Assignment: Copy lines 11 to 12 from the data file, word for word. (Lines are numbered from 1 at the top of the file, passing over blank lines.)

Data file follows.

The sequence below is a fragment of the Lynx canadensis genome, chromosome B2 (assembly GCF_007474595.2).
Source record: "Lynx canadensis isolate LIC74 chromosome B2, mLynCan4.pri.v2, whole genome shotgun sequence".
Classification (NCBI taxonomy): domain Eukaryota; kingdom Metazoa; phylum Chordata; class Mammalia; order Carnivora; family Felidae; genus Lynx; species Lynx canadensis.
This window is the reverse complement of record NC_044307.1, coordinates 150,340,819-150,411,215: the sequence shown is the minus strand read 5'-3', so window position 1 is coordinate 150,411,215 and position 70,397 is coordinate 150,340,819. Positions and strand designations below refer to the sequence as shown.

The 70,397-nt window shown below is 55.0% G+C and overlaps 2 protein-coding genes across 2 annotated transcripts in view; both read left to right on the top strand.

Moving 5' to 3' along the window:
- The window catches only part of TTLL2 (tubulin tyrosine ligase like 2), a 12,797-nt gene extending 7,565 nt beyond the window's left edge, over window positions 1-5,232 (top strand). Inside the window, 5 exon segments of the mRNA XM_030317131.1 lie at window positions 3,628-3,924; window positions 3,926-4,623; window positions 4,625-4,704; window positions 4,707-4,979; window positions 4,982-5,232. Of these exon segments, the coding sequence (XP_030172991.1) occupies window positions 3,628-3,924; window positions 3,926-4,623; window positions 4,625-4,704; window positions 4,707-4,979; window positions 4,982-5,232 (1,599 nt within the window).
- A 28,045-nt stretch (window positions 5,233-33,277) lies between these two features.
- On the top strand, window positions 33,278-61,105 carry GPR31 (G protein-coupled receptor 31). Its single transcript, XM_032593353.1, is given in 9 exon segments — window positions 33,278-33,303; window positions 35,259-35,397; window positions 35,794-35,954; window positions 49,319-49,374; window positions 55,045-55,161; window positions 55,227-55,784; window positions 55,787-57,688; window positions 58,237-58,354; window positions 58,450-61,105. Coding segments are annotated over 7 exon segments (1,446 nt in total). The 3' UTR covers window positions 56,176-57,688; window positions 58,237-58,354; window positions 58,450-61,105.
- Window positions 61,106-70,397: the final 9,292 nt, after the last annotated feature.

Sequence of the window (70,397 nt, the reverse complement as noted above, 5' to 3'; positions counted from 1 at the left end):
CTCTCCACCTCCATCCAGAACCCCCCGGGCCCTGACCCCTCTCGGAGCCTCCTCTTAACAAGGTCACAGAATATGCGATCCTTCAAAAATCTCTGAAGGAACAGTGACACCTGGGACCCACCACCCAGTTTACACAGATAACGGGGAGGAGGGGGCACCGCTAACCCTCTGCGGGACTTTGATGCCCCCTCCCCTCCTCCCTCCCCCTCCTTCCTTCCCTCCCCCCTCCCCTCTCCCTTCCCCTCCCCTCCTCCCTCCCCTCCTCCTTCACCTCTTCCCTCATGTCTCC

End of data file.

Sequence of the window (70,397 nt, the reverse complement as noted above, 5' to 3'; positions counted from 1 at the left end):
CTCTCCACCTCCATCCAGAACCCCCCGGGCCCTGACCCCTCTCGGAGCCTCCTCTTAACAAGGTCACAGAATATGCGATCCTTCAAAAATCTCTGAAGGAACAGTGACACCTGGGACCCACCACCCAGTTTACACAGATAACGGGGAGGAGGGGGCACCGCTAACCCTCTGCGGGACTTTGATGCCCCCTCCCCTCCTCCCTCCCCCTCCTTCCTTCCCTCCCCCCTCCCCTCTCCCTTCCCCTCCCCTCCTCCCTCCCCTCCTCCTTCACCTCTTCCCTCATGTCTCC